Following his victory at Sutton Chaney near Market Bosworth in August, AD1485 the newly-crowned Henry VII seized Middleham. The castle was kept in good order in the 16th Century but the castle was sold by James I and slid into a state of 'genteel disrepair', all the same a potential bolt-hole for malcontent royalists. Which explains the obvious signs of 'dismantling' by Parliamentarians. The Office of Works took over the building in 1925, being made safe in the 1930s for sight-seers. The site is now under the jurisdiction of English Heritage (as are also Helmsley, Pickering, Richmond and Scarborough castles) and is open to visitors.
A guide book is available at the shop that tells of the castle's chequered past, its past owners and links with the royals. Chief amongst the building's interesting points are the Gatehouse, the Keep, the Chapel, the East Gatehouse and Outer Courtyard. When visiting take care - although visitor safety is checked regularly and maintenance is rigorously followed - and do not hazard other visitors' enjoyment of the site by carelessness.
Your five minute armchair guide:
Approach the main gateway from the town by way of public roads and designated footpaths that lead from the main square. Through the gateway, to the left, is the English Heritage admissions and souvenir shop. Keep some time at the end of your visit for a browse in here. Ahead of you is the keep, a high set of steps with safety rails gives you access to an entrance almost halfway up the wall. At this level turn right to a viewing platform with a picture of what the main feasting hall would have looked like in its heyday, a cross-section shows where the kitchens were below. To your left are more steps that take you up to the top of the tower for a view across the dale to the west. Across the dale, amongst trees and on the side of a slope is the site of the original castle built by Alan 'Fergant' (Rufus) that was abandoned. To your left is the site of the 'home farm', where the castle's crops and food stores were kept.
Back downstairs - watch out, the steps are steep and ascend/descend in a tight curve in the tower. Here and there are printed views of how the castle environs looked. Compare them to what you see. What is enduring is the quality of the stonework, clean cut slabs of locally quarried stone, the masonry of which was only destroyed by Parliamentary cannon (to cheat the Royalists of their boltholes). This castle would otherwise have been ripe for 'remodelling' by the Crown Agents. Walk around outside the walls, taking care around the moat walkway, and your way comes to a dead end where one of the racehorse stableyards abuts onto the castle walls. Back within the walls you can see in the range of outbuildings where forges were once worked, where wells had been sunk and where walkways linked the keep with the outer apartments (there are two of these, on right-angled adjoining walls). An interesting statue of Richard III stands opposite the shop, to the right as you enter.(it seems to be based on Tudor propaganda, furthered by Shakespeare's play).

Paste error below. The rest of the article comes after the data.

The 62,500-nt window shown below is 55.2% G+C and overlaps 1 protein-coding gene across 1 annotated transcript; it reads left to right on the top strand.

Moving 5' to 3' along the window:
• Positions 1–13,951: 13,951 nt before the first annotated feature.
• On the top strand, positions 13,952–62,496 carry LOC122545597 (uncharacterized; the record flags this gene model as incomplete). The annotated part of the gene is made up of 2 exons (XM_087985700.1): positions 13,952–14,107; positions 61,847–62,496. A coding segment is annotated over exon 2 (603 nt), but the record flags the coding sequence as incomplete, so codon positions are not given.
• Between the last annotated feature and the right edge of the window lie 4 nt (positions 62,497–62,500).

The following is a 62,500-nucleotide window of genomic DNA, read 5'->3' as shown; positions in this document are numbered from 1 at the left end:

To the rear (south) of the castle are racing stables, in front is the town of Middleham with its inns and tearooms, grey stone walls and market cross. To the south-east is the road to East Whitton, Jervaulx Abbey, Masham and Ripon, (for Bedale take this road and turn left at the next road junction) whilst north-westward is the road to Leyburn and Wensley. Westward is Coverham and Coverdale, leading down to Kettlewell in Upper Wharfedale (towards Grassington and Skipton). Footpaths and minor roads lead westward to Agglethorpe, Melmerby and Carlton-in-Coverdale and West Whitton in Wensleydale. The River Ure wends its way west-east across the dale and down to Ripon, its banks twisting between pasture and growing land down from near Hawes, around twenty-one miles westward (on the A684 from Leyburn).
Forget Shakespeare. He wrote his play to keep his head on his shoulders. History was written by the victors. Richard died on the battlefield, close to killing Henry. He was brought down when his horse was mired within yards of the Tudor claimant, slain by foreign mercenaries. It has now been re-written by those who see the way history is taught as a mockery. True, he was no angel, but he was well respected and a true heir to the throne with a much better claim than Henry Tudor. Jeremy Potter's book goes a long way to unravelling Lancastrian-Tudor propaganda.